The ploy worked… in a matter of speaking. My attacker’s hand slid away as it fumbled to grasp its prize and I scrambled away, once again launching myself down the corridor. It roared and resumed pursuit, and I screamed louder. Why couldn’t he just have been happy with the damn box?
Pretty soon I reached my destination, which was a small miracle since I had no clue where in the hell I was fucking going. I didn’t make to celebrate, instead I made a beeline right for the cargo dock release controls, but before I reached them, the creature stopped me and slammed the box square into the center of my back. I went down like a sack of potatoes. This time I slid across the floor and slammed my head into the nearest bulkhead. The collision had me seeing stars, and before I could even think about getting back up, something pressed against my back.
I thrashed about, trying to break free, but the more I struggled the more the pressure tightened. I cried out, begging for mercy, in a vain hope that the creature understood me, but if he could comprehend, my cries were either unnoticed or more likely he just didn’t care. With a sharp intake of breath, I squeezed my eyes shut, preparing for what must be my end when a voice cried out, screaming the most beautiful words to have ever been uttered.
“Hey, fuck-face! Over here.”
Phase fire illuminated the corridor, as my attacker lifted its foot off my back and he went tearing through the passageway after his new prey. I rolled onto my back, just in time to watch Tanner’s fabulous ass, prominent even through the thick fabric of her EVA suit, disappear into the passageway followed by the beast. This time I had a lot more difficulty clawing back to my feet, because of the throbbing pain in my back. The fact that I could move my legs meant he hadn’t injured my spine, at least not to the point he’d paralyzed me, but there was some definite damage in my mid-back. One thing was certain, I wouldn’t be doing any running soon.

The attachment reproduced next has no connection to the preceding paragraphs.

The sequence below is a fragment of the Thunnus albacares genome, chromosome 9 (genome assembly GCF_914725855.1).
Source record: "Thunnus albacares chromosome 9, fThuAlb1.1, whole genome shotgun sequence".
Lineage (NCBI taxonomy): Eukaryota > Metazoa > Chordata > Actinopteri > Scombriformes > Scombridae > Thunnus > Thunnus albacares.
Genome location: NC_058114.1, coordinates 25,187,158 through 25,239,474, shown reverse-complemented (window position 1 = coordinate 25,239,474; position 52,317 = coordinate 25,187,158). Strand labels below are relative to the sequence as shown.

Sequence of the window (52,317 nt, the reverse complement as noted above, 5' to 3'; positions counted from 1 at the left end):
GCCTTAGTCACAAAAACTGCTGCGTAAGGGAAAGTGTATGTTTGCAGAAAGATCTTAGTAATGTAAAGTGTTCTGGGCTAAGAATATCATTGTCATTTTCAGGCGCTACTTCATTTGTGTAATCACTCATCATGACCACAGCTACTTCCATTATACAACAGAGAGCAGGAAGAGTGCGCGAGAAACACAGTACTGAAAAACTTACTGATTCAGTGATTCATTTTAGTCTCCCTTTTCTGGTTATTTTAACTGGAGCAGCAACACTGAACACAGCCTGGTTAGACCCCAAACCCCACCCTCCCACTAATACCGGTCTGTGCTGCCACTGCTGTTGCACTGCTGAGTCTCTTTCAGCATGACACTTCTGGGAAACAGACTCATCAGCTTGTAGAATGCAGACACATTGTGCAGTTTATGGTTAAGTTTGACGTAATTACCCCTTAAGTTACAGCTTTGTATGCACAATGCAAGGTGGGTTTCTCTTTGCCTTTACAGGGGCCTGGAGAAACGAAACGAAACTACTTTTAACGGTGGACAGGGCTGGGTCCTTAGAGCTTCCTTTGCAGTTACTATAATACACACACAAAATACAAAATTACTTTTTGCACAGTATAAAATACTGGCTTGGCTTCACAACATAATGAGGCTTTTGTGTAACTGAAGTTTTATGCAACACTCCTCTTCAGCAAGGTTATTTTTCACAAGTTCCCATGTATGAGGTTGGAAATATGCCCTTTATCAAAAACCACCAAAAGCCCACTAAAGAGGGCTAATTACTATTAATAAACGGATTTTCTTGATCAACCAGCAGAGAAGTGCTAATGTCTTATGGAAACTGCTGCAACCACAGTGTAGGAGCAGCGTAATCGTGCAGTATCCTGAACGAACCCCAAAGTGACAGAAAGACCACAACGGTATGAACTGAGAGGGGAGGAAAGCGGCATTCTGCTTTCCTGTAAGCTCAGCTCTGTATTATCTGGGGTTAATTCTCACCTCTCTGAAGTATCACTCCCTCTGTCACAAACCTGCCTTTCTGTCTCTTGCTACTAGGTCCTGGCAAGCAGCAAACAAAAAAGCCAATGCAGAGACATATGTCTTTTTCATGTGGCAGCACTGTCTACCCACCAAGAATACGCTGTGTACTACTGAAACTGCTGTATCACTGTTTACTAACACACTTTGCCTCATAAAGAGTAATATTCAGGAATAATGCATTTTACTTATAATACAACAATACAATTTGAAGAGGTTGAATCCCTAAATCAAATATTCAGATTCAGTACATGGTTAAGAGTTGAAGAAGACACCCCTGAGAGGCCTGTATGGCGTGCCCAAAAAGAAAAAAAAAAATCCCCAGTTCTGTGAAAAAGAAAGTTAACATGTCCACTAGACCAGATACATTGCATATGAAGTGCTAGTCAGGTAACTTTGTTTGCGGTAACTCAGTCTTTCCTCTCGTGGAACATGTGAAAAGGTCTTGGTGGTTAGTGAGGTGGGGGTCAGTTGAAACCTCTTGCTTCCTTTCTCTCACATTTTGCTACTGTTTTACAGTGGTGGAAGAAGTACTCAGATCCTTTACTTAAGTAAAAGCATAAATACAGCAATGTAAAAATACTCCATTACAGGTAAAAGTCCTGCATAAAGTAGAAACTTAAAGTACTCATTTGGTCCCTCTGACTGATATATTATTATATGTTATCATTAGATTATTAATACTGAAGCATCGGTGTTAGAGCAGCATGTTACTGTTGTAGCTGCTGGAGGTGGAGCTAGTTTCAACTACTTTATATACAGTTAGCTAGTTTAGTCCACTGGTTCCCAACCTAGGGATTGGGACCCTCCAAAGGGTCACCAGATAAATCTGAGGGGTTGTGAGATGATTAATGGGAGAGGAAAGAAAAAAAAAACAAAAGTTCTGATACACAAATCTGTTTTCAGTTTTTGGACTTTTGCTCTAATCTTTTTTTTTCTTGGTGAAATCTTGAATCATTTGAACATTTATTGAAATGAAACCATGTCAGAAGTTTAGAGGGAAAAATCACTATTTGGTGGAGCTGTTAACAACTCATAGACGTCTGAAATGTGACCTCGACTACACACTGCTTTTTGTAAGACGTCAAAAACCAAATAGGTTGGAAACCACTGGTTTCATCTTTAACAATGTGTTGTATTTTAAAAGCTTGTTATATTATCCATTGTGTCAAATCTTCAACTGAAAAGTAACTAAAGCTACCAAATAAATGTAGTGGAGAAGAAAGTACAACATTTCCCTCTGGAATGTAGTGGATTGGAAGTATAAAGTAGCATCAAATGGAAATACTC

“Tanner, god dammit, I told you to stay on the Hawk!” I spoke into the comm. “Do you have any idea how dumb what you just did was?”
“As opposed to your brand of stupidity?” She replied. “Besides, you’d be dead right now if not for me, so I fully expect to hear the words thank and you some time in the not so distant future.”